In the summer of 1970, I came wholeheartedly to acknowledge, assent to, and believe in Jesus Christ as my Savior and Lord. I responded in faith, repentance, and obedience to what I would later come to realize I had received at my infant baptism some twenty years earlier. At that time, however, I did not see any essential connection between the Sacrament of Baptism, spiritual rebirth, and salvation. In fact, Francis Schaeffer insisted that I be baptized again when I made my public confession of faith before the L’Abri community.

Being a neophyte, I trusted Schaeffer’s judgment. He taught that Baptism as an external rite actually effects nothing and plays no role in determining our spiritual state before God in Christ. Years later, when I was more theologically mature, I realized that Schaeffer, a Presbyterian Calvinist, like the Catholic, the Eastern Orthodox, the Anglican, and the Lutheran, understood the rite of Baptism to have some covenantal meaning. Still, he did not believe what I later came to accept as the truth of Catholic teaching: that the act of Baptism itself actually effected the grace of regeneration, washing away the stain of Adam’s original sin that we, as children of Adam, have inherited.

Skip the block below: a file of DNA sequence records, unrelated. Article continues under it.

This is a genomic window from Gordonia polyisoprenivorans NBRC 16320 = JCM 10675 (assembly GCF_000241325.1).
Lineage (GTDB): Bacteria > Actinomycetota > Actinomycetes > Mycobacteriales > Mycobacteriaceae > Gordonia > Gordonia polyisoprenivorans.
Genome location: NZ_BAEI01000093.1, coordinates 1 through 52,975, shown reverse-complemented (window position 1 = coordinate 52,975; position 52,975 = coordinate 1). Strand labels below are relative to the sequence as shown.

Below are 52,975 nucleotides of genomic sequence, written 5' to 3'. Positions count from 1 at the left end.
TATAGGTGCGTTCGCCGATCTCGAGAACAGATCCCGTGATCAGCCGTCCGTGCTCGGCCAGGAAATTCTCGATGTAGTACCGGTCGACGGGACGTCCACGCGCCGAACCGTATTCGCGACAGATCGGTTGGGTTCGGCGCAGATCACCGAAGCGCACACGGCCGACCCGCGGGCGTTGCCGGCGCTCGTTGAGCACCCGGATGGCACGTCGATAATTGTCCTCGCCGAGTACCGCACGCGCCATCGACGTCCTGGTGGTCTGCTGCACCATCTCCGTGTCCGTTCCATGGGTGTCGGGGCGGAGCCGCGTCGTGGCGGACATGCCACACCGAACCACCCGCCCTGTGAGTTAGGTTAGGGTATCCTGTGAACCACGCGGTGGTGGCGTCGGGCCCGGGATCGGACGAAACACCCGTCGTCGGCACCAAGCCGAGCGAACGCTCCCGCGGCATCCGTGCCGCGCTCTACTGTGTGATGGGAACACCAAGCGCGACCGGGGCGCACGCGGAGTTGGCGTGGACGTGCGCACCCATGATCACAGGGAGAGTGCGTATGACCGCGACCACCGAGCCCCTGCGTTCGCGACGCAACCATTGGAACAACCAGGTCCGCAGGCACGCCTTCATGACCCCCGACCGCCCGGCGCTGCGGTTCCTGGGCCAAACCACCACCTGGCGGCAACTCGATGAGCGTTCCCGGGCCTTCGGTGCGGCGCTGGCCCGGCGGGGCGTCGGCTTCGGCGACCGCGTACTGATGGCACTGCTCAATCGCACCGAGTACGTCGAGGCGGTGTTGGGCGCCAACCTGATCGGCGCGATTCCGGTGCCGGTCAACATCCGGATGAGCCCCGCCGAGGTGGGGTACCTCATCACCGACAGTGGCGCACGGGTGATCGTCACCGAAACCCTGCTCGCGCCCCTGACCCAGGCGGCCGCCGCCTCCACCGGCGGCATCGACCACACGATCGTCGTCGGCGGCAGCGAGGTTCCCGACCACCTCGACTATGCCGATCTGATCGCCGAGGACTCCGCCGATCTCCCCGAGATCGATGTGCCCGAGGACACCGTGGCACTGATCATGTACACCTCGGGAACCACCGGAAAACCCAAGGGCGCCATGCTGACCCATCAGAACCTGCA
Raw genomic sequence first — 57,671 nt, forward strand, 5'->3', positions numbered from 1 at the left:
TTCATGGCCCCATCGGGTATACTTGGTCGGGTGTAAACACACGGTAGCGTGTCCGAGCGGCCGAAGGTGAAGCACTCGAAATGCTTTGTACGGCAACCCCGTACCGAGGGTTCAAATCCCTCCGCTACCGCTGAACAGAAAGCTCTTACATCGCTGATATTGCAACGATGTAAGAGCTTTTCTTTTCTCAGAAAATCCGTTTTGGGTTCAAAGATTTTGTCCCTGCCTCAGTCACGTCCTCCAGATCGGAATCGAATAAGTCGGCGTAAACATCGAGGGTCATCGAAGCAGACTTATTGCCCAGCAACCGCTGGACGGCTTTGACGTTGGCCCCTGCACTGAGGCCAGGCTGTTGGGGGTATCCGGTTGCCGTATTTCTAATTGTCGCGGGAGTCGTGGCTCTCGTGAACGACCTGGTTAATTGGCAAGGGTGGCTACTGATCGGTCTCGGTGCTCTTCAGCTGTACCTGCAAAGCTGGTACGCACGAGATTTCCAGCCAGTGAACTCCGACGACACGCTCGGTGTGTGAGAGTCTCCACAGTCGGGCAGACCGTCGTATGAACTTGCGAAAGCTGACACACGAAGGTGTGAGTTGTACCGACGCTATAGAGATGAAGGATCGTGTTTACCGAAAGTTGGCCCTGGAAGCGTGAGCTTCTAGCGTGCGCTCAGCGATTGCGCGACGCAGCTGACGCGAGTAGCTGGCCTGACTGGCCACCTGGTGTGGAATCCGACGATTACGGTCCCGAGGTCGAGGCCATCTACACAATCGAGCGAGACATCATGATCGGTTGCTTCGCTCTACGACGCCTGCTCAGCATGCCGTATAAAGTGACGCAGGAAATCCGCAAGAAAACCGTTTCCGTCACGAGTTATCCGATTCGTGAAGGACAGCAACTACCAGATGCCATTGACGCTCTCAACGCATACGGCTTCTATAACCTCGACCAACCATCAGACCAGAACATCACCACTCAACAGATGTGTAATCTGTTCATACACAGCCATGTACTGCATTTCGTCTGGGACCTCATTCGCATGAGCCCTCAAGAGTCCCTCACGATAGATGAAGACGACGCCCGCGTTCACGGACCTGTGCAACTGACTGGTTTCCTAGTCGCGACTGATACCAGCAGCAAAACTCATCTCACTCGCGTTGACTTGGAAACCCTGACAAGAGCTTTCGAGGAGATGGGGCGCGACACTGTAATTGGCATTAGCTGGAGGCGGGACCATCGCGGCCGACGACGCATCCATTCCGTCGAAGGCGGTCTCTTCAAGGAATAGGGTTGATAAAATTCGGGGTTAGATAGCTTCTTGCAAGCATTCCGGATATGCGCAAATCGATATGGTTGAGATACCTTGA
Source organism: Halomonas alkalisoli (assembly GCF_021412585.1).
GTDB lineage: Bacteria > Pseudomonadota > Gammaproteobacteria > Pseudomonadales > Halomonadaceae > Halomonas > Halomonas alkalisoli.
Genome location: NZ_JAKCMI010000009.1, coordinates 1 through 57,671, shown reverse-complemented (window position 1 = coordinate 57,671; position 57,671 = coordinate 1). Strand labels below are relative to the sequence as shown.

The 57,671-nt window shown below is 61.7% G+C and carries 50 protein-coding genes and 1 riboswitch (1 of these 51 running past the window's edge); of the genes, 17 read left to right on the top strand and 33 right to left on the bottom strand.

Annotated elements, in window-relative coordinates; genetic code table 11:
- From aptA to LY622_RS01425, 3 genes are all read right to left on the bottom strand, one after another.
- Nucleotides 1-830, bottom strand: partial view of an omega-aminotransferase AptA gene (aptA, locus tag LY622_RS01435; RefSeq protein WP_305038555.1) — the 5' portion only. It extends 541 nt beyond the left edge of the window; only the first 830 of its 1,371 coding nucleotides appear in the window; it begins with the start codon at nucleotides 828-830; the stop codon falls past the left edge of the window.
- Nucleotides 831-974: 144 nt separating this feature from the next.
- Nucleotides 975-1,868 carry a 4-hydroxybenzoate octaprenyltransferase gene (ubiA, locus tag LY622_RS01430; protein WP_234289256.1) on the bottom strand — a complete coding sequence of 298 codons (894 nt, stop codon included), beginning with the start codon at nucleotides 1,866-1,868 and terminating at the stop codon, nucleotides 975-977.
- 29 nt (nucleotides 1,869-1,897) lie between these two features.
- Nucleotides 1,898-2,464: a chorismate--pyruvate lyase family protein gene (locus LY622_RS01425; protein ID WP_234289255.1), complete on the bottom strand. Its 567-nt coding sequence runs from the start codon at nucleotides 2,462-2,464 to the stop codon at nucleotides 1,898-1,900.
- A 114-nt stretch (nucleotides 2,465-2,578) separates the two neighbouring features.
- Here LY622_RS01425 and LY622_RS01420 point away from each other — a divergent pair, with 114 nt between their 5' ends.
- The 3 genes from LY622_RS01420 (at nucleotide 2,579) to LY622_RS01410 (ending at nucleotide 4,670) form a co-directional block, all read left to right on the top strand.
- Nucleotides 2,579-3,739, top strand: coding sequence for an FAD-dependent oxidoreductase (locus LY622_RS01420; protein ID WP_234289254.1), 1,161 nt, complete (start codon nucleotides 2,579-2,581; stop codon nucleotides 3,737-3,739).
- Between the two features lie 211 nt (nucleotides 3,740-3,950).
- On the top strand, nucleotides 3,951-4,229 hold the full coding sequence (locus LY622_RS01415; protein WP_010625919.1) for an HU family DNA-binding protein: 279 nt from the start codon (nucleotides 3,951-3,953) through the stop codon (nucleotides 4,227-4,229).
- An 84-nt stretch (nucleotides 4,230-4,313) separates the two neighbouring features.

Shortly after returning to the United States, I moved to Chicago with a good Christian friend I had met at L’Abri. My Christian experience at L’Abri had given direction to my life in more than one sense. It was there that I discerned my calling to the academic life, particularly to studying philosophy and theology. With two years of college work to finish, however, where was I to go?

Further Studies

Through this concatenation of Christian friends, I enrolled at Trinity Christian College in suburban Chicago in the fall of 1971. Once at Trinity, I was introduced to the neo-Calvinist Amsterdam school of philosophy and theology and began to study the great theological writings of Herman Dooyeweerd, Abraham Kuyper, Herman Bavinck, and G. C. Berkouwer. I graduated from Trinity in June 1973, having spent my last semester abroad in the Netherlands participating in a Trinity program at the University of Leiden.